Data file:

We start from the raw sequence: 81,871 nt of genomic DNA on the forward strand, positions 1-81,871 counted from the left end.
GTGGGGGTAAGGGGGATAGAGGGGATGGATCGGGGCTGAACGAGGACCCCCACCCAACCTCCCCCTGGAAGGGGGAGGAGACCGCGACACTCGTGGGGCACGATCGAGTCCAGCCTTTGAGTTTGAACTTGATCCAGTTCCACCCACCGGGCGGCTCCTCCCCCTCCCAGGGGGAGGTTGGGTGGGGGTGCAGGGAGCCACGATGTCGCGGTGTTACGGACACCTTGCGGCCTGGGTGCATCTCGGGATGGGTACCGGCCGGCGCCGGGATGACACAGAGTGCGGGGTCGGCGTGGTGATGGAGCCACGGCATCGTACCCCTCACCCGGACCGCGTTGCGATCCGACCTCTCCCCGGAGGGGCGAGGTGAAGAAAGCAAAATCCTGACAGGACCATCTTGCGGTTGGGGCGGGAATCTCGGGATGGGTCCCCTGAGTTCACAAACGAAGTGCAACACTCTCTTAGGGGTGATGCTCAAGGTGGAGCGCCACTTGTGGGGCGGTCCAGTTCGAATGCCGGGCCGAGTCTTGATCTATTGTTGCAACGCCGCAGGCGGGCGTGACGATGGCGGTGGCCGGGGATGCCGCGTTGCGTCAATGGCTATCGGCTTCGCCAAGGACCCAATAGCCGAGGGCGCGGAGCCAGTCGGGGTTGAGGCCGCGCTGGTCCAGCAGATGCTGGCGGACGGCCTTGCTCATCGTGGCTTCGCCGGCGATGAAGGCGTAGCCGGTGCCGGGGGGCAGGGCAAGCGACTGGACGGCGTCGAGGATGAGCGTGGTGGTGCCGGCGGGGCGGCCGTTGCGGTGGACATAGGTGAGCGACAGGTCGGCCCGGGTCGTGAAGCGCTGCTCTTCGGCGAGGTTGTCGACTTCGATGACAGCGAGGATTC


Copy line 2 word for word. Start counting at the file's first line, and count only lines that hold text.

GTGGGGGTAAGGGGGATAGAGGGGATGGATCGGGGCTGAACGAGGACCCCCACCCAACCTCCCCCTGGAAGGGGGAGGAGACCGCGACACTCGTGGGGCACGATCGAGTCCAGCCTTTGAGTTTGAACTTGATCCAGTTCCACCCACCGGGCGGCTCCTCCCCCTCCCAGGGGGAGGTTGGGTGGGGGTGCAGGGAGCCACGATGTCGCGGTGTTACGGACACCTTGCGGCCTGGGTGCATCTCGGGATGGGTACCGGCCGGCGCCGGGATGACACAGAGTGCGGGGTCGGCGTGGTGATGGAGCCACGGCATCGTACCCCTCACCCGGACCGCGTTGCGATCCGACCTCTCCCCGGAGGGGCGAGGTGAAGAAAGCAAAATCCTGACAGGACCATCTTGCGGTTGGGGCGGGAATCTCGGGATGGGTCCCCTGAGTTCACAAACGAAGTGCAACACTCTCTTAGGGGTGATGCTCAAGGTGGAGCGCCACTTGTGGGGCGGTCCAGTTCGAATGCCGGGCCGAGTCTTGATCTATTGTTGCAACGCCGCAGGCGGGCGTGACGATGGCGGTGGCCGGGGATGCCGCGTTGCGTCAATGGCTATCGGCTTCGCCAAGGACCCAATAGCCGAGGGCGCGGAGCCAGTCGGGGTTGAGGCCGCGCTGGTCCAGCAGATGCTGGCGGACGGCCTTGCTCATCGTGGCTTCGCCGGCGATGAAGGCGTAGCCGGTGCCGGGGGGCAGGGCAAGCGACTGGACGGCGTCGAGGATGAGCGTGGTGGTGCCGGCGGGGCGGCCGTTGCGGTGGACATAGGTGAGCGACAGGTCGGCCCGGGTCGTGAAGCGCTGCTCTTCGGCGAGGTTGTCGACTTCGATGACAGCGAGGATTC